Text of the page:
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Justice and the ABA

The ABA already has rules that keep judges from belonging to organizations that think there are differences between men and women that matter in personal and social interactions and that adjust their practices accordingly (that “discriminate based on gender”). Now they’re talking about extending that rule to organizations that believe sexual oddities and perversities could ever matter in human relations: “Judges may have to quit groups that discriminate against gays”.

Supposedly litigants will have more confidence in the court system if they know that judges have to bend their knee to left-wing cultural radicalism. I’m sure that’s true of some litigants, for example the litigants who are trying to get the rule adopted. Personally, though, I’d rather judges were all required to go to church every week and give money to pro-life organizations. Why would that be less justified as an interference with the judical system? We know that a quarter of American whites hate fundamentalists as much as the the most anti-semitic 1 percent hate Jews. So as a weekly mass-goer how can I have confidence in any judge who doesn’t decisively distance himself from the radically secularist views of organizations like the ABA?

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Comments

Mr. Kalb,

Given how much you hate what goes on in modern society, you must have had an incredibly hard time practicing law in the very heart of the modern world; New York. No wonder you quit.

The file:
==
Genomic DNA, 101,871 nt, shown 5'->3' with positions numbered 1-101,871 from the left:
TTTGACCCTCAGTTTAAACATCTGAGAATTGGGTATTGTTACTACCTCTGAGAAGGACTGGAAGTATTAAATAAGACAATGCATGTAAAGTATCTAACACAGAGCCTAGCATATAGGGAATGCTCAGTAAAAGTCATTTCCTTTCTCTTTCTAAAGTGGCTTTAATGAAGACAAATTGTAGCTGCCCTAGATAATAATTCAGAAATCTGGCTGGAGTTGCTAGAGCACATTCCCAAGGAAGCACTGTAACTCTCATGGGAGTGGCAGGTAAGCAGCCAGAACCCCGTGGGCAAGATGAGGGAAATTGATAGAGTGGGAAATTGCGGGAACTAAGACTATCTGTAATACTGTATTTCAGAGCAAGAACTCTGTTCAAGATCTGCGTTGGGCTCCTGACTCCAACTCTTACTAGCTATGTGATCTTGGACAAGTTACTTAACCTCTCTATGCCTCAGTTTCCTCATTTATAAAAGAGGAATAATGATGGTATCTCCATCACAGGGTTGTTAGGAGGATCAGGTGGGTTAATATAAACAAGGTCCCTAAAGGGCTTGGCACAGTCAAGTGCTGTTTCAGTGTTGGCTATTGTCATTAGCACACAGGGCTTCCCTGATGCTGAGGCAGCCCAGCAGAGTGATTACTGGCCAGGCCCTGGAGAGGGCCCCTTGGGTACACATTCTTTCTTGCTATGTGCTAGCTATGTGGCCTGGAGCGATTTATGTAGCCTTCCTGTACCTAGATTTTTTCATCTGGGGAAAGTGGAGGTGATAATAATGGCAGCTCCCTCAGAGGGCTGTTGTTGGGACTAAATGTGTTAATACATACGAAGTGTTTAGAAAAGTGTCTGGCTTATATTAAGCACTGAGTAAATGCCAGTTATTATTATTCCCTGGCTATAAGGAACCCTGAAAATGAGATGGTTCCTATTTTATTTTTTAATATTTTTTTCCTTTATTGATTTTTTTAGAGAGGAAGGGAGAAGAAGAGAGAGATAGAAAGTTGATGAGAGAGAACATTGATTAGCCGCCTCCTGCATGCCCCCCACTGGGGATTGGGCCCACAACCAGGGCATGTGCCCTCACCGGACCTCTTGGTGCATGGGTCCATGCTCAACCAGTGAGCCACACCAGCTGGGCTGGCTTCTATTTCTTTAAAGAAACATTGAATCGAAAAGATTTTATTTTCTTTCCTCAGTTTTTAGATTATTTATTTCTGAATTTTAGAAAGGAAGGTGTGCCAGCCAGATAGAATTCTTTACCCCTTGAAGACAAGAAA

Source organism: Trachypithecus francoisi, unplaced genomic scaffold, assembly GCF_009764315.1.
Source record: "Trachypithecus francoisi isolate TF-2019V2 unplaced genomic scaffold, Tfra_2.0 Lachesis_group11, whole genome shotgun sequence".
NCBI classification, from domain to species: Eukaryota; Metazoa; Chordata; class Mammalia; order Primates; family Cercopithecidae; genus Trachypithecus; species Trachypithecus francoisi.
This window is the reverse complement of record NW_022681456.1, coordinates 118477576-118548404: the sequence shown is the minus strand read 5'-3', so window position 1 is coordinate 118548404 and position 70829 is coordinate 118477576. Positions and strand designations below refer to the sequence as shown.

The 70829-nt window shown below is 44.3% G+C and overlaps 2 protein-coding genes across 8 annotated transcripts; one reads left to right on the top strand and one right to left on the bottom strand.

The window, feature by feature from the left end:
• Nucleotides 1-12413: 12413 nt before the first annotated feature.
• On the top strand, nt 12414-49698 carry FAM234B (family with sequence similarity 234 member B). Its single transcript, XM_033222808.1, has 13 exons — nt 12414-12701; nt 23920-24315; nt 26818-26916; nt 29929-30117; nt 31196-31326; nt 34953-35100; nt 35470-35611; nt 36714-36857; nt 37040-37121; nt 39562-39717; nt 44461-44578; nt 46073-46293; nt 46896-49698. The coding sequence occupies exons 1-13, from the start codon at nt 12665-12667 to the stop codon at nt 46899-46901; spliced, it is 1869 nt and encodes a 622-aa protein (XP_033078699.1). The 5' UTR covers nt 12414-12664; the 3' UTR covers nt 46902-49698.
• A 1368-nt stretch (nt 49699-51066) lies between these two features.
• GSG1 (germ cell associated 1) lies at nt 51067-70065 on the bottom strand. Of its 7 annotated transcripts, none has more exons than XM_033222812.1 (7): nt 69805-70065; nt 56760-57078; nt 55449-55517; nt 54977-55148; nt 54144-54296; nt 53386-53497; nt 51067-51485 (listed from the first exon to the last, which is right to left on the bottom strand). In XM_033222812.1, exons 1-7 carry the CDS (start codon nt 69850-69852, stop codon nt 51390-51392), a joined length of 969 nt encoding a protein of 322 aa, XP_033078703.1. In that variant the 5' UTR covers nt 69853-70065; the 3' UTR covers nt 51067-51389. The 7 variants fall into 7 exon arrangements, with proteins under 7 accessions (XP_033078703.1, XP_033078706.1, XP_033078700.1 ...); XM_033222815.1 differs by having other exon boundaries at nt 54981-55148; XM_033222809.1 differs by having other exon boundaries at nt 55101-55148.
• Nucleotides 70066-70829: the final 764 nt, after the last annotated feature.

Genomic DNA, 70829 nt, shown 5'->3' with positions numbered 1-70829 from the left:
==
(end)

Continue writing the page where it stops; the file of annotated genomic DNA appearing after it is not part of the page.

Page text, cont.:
The commentator’s premise is lawyers that believe some laws are unjust cannot deal with the unjustness and therefore quit practicing law. This ignores the facts: all lawyers, just as all laypersons, surely believe some laws are unjust; and all lawyers don’t quit. There is so much injustice in the world, lawyers should not exist if one accepts the commentator’s premise.

Lawyers I imagine take laws as they find them just as physicians take natural laws as they find them. One would not say that all physicians frustrated with the coldness of natural law quit because of this frustration. I’ll bet the same holds for lawyers faced with the coldness of man-made law. As U.S. Chief Justice Oliver Wendell Holmes once wheeled around and said to someone that told him to do justice: “I don’t do justice; I follow the law.” Justice Holmes practiced until a ripe age. P. Murgos.

Mr. Murgos,

Please don’t put thoughts into my head. My comment had nothing to with the law per se, but had to do with the “legal atmosphere” (for lack of a better expression) in New York. Mr. Kalb strikes me as a very conservative man, and I would think that he would be rubbing up against very many people much more liberal than himself.

I am a lawyer and am familiar with a great many laws I wish I could change.

While practicing law I spent most of my time worrying about things like the tax treatment of weird complex financial arrangements. It wasn’t unpleasant, the pay was very good, and the hours (surprisingly) weren’t at all bad, so I have no complaints. As to my fellow lawyers, I found one-upsmanship, competitive vacations and so on much more annoying than political and social views, which stayed very much in the background.

Rem tene, verba sequentur.

Rem tene, verba sequentur.

Thank you Mr. Kalb, that is exactly what I was asking about.

Nominalists are people that have secret meanings for expressions that they spring on anyone calling on them to account for their usage. Nominalists also usually accuse others of doing to them exactly what they have just done to someone else. As a blogger named Matt once pointed, rational discussion is extremely unlikely with people that exhibit these behaviors. So I’ll give the gentleman the last word. P. Murgos.